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While storm clouds gather for newspaper, magazine and book publishers, the comic book market is surging ahead. And there’s nothing but upside for the two big publishers – Marvel and DC Comics – who share more than 80% of the market between them. Wow!
“In the quarter ended June 30, publishing accounted for $32 million of Marvel’s $157 million in revenues, and $11.7 million of its $85.2 million in operating profit. (The bulk of the rest came from licensing – which generates even higher margins of more than 80% – since the spoils from “Iron Man” won’t show up until the next couple of quarterly results.) Although its publishing revenue and profits declined in the first half of the year, the company has given guidance that it expects revenue growth in publishing between 3% and 7% for the year, and margins between 37% and 40%.”
My god. I’m not entirely sure if book publishers have ever had margins like that, have they?
Read full article: Spoiler alert: Comic books are alive and kicking
It didn’t bode well when, at the opening press conference of Frankfurt Book Fair, Prof. Dr. Gottfried Honnefelder, the Director of the German Publishers & Booksellers Association, described the computer as “a machine that looks like a typewriter with an upright picture.” Even more astounding, thousands of people can now use books, such as the encyclopedia, simultaneously!
Welcome to the Internet, Professor, the temperature’s balmy.
And while my hopes were foolishly raised when he said that “others have to learn how to handle it and accept that “Open Access” prevails time and again, and that Internet users don’t have any patience when the “free flow of information” runs into walls” [cute use of quotation marks there], in the next paragraph Prof. Honnefelder calls for a political debate about the basic conditions of handling intellectual property.
These resources must be protected! Anyone who steals a book out of a bookstore can expect consequences. Why should there be different laws on the Internet? Simply because this book is not printed on paper and bound?
In the next 60 years the Frankfurt Book Fair will certainly be changed as a marketplace for content. It will, however, only continue to exist and continue to create international trends in the publishing industry when the handling of intellectual property proceeds down a regulated path. And only then can international knowledge be truly useful.
Funny. I always thought international knowledge was truly useful when shared openly, copied, improved upon, used as the basis of innovation, creation and ideas. Wasn’t that the hallmark of the Age of Enlightenment, ushered in by minor little invention known as the Gutenberg press?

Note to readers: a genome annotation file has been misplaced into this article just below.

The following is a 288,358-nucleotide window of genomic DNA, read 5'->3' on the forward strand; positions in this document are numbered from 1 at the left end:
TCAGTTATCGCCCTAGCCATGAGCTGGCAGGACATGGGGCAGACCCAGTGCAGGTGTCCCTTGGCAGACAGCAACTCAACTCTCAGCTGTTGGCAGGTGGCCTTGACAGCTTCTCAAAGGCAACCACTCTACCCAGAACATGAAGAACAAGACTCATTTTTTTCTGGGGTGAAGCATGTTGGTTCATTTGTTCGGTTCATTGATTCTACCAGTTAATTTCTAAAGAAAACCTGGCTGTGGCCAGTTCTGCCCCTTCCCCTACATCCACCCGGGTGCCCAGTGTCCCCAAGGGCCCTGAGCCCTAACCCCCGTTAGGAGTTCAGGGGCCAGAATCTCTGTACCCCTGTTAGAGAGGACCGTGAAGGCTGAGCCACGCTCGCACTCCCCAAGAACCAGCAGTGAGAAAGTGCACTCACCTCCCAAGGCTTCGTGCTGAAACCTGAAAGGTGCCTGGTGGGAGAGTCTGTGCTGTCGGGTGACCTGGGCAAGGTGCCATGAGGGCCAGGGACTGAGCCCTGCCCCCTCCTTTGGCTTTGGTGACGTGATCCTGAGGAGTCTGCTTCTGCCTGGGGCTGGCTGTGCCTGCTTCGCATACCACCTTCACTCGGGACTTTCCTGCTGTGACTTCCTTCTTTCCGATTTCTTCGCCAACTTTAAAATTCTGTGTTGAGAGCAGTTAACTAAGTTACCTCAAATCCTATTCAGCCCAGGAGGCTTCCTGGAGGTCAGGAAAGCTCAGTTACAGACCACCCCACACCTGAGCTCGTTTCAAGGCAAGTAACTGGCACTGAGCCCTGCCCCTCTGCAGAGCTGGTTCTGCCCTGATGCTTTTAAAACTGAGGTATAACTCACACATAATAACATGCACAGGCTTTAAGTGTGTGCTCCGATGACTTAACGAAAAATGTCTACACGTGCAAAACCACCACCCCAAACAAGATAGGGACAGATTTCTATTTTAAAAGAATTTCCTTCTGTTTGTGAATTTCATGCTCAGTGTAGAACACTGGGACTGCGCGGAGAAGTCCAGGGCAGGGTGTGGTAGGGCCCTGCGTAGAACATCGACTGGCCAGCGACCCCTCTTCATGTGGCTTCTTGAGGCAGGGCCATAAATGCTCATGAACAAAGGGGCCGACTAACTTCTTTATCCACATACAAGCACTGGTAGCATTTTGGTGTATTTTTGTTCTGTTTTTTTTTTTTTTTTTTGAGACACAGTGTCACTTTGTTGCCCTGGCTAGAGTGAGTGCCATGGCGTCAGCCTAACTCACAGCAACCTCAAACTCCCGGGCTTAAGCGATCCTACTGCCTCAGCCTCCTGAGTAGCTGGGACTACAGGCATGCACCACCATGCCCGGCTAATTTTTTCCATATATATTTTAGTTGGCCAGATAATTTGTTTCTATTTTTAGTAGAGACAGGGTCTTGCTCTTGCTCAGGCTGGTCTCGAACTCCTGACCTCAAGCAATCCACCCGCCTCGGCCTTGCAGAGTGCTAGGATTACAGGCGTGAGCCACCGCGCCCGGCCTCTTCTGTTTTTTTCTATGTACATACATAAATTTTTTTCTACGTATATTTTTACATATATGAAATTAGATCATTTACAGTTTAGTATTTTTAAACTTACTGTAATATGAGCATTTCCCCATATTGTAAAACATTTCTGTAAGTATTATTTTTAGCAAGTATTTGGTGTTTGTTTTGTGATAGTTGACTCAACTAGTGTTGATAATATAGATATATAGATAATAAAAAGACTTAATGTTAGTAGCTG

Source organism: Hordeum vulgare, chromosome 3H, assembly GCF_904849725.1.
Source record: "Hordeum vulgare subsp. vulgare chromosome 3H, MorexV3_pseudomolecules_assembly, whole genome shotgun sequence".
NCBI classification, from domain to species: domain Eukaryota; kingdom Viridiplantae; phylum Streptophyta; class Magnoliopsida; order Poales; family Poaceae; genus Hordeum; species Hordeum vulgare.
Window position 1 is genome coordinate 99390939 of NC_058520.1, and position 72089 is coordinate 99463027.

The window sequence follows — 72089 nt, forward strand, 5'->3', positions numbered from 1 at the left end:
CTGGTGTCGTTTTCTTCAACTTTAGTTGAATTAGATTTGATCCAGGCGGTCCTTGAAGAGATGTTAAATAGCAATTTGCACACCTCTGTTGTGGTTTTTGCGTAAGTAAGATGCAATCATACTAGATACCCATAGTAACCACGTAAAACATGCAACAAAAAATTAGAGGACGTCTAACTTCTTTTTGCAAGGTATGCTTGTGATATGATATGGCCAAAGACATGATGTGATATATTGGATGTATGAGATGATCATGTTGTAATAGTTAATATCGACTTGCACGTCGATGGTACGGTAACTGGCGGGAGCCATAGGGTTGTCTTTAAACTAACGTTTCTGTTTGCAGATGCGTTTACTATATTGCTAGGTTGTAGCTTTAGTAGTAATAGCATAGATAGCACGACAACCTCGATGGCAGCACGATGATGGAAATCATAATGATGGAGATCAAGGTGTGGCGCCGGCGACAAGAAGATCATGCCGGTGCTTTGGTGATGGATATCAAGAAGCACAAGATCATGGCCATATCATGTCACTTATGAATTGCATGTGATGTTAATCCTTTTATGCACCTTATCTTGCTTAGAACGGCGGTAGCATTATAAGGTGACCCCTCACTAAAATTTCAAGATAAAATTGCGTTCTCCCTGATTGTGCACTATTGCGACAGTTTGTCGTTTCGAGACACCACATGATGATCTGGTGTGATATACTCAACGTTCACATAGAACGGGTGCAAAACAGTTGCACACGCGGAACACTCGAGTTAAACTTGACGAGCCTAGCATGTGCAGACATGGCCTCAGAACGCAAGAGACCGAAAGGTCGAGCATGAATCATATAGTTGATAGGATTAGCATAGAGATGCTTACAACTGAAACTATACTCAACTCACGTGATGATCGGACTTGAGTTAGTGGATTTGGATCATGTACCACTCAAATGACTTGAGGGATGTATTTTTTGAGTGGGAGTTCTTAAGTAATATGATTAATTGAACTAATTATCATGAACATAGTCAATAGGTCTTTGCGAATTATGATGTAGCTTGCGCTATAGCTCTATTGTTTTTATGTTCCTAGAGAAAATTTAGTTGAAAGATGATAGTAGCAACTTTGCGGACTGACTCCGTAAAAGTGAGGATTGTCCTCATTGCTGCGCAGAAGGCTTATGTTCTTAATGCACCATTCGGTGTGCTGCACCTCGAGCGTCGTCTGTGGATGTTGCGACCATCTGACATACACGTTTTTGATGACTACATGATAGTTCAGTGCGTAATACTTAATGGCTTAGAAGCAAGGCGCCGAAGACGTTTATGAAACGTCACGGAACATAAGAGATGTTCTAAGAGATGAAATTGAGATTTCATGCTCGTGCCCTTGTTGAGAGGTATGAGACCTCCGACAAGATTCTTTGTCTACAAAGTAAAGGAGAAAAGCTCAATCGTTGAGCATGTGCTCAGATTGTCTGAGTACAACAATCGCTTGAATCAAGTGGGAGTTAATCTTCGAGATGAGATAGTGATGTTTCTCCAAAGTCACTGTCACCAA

I used to turn over the problem of distribution for small press quite a bit. Distribution is a key challenge for most creative industries, at least those that aren’t digital. One of the business models my brother and I used to toss around was a co-op that would take on the functions of distribution, sales and marketing. Neither of us had the energy or time to tackle it but I’m really heartened to see strong cooperative efforts in independent publishing.
The best of these is SPUNC (Small Press Underground Collective) which has a well articulated vision and fantastic engagement with the broader publishing and bookselling industry.
Today I also learned the indefatigable Tehani Wessley has launched a blog to raise the profile of Australian small press.
It struck me that while Australian small press produce some amazing works, often they receive little wider recognition due to a restricted distribution. This means authors don’t receive all the kudos they should, general readership don’t get access to many of these productions, and has a negative impact on further projects. I’d like to see that change. This is just my way of seeing if I can help increase the visibility of small press publishers in Australia to libraries, retailers and readers outside the traditional sales sphere of small press.
An admirable project! Tehani is so far focusing on speculative fiction publishers. Hopefully she and the gang at SPUNC will find each other and team up, especially as SPUNC has funding.